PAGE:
Rare Disease Day Project Being Presented at NSGC Annual Educational Conference
Genetic Counseling Graduate Student Worked with NORD to Create High School Curriculum
DANBURY, CT, OCT. 25, 2012-----Julia Su, MS, a genetic counselor who worked with NORD to develop a high school curriculum supplement for Rare Disease Day 2012, is presenting a poster on this project at the 31st National Society of Genetic Counselors (NSGC) Annual Educational Conference in Boston this week.
Julia worked closely with Marsha Lanes, MS, CGC, NORD's genetic counselor, to research, write and pilot this curriculum for biology and health teachers.
"The idea for the project originated after NORD received inquiries from teachers about how they could incorporate Rare Disease Day, which is observed on the last day of February each year, into their classrooms," Lanes said. "Just a few months later, Julia approached us with interest in working with NORD on her master's thesis project at Sarah Lawrence College."
NORD is the national sponsor in the U.S. for Rare Disease Day, which is observed around the world. A primary purpose of the day is education and awareness.
"Genetic counselors often work with individuals and families with rare diseases in clinical or research settings so they are uniquely equipped to actively engage in promoting awareness and educating the public about rare diseases," Lanes said. "High school students are an appropriate group to target for educational outreach because they are required to take biology, which usually includes a genetics component."
In preparation for development of the curriculum and in collaboration with NORD, Julia surveyed individuals with rare diseases, their family members, healthcare providers, researchers, and patient advocates to determine the most important challenges faced by the rare disease community. The results of the survey, combined with a literature search, guided the development of curriculum content, which included an introduction to rare diseases, scientific background on various rare diseases, stories about the lives of individuals who have rare diseases, and the related ethical, legal, and social issues.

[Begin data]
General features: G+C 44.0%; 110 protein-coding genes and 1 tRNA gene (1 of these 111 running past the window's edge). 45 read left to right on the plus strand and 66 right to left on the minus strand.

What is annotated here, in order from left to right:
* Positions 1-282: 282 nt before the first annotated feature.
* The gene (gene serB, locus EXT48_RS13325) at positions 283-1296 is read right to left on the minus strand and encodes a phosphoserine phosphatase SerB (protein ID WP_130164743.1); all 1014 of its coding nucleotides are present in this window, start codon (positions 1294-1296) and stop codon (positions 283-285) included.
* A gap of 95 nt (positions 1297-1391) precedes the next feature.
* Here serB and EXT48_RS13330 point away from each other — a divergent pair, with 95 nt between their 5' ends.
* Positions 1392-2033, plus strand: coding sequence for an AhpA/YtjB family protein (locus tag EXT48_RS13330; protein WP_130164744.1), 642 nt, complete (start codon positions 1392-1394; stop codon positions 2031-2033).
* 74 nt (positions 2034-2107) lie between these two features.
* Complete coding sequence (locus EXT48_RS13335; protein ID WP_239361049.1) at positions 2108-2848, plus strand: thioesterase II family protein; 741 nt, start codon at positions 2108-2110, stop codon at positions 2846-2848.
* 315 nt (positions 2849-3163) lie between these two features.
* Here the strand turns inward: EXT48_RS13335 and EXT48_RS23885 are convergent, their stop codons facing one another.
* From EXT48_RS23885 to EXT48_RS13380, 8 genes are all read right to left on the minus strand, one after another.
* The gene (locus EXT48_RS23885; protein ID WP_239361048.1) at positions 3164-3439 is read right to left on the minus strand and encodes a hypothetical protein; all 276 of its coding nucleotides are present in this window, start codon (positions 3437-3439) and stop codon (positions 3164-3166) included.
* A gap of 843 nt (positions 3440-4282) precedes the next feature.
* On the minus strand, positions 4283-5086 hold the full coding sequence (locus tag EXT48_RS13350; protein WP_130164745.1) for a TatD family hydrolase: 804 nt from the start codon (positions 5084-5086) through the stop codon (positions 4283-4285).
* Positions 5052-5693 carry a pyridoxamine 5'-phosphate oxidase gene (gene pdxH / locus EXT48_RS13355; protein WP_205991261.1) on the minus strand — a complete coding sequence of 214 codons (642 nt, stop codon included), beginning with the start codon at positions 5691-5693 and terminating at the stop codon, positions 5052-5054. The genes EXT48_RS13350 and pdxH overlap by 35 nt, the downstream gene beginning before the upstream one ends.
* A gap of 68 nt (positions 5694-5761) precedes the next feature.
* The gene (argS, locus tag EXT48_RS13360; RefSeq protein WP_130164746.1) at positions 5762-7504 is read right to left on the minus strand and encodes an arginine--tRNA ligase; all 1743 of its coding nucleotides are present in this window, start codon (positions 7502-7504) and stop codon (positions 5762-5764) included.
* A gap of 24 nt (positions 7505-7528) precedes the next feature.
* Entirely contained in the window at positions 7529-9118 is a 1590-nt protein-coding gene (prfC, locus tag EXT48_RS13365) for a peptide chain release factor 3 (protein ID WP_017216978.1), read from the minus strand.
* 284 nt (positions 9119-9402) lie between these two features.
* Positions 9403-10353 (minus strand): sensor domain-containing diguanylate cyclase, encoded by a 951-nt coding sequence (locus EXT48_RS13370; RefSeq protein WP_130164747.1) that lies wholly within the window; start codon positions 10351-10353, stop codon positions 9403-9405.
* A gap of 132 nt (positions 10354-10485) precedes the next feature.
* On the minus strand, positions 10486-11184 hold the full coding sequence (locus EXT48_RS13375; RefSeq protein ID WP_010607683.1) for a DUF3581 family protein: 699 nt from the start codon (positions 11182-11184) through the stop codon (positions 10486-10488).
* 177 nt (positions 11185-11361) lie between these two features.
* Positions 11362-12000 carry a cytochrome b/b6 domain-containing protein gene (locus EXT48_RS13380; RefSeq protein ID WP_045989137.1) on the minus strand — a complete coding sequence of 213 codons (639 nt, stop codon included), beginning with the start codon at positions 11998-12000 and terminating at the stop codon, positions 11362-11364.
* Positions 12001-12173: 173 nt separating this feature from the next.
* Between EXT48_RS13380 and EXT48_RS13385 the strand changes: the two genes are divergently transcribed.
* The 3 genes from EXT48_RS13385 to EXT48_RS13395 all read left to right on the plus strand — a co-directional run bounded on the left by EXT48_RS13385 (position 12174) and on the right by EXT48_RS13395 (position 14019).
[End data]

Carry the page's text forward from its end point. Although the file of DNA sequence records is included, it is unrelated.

The curriculum supplement was downloaded 180 times from the national Rare Disease Day website (www.rarediseaseday.us) from Dec. 1, 2011 to Feb. 29, 2012. High school biology and health teachers across the U.S. used it in their classrooms on Rare Disease Day, and more than 600 students were reached.
Teachers who used the curriculum and completed the quality assessment survey gave very positive responses and comments. "I think this is a great way to bring awareness of rare diseases to our students and expand their worldview a little bit more," one teacher wrote. "Thank you for providing the curriculum!"
"It was truly a pleasure to work with Julia on this project, and we congratulate her on successful completion of her master's degree and presentation at the NSGC meeting," Lanes said. "She is now employed as a genetic counselor at North York General Hospital and SickKids Hospital in Toronto."
NORD will again be sponsoring Rare Disease Day in the U.S. for 2013, and will be providing this and other materials for teachers to download for use in the classroom around that day.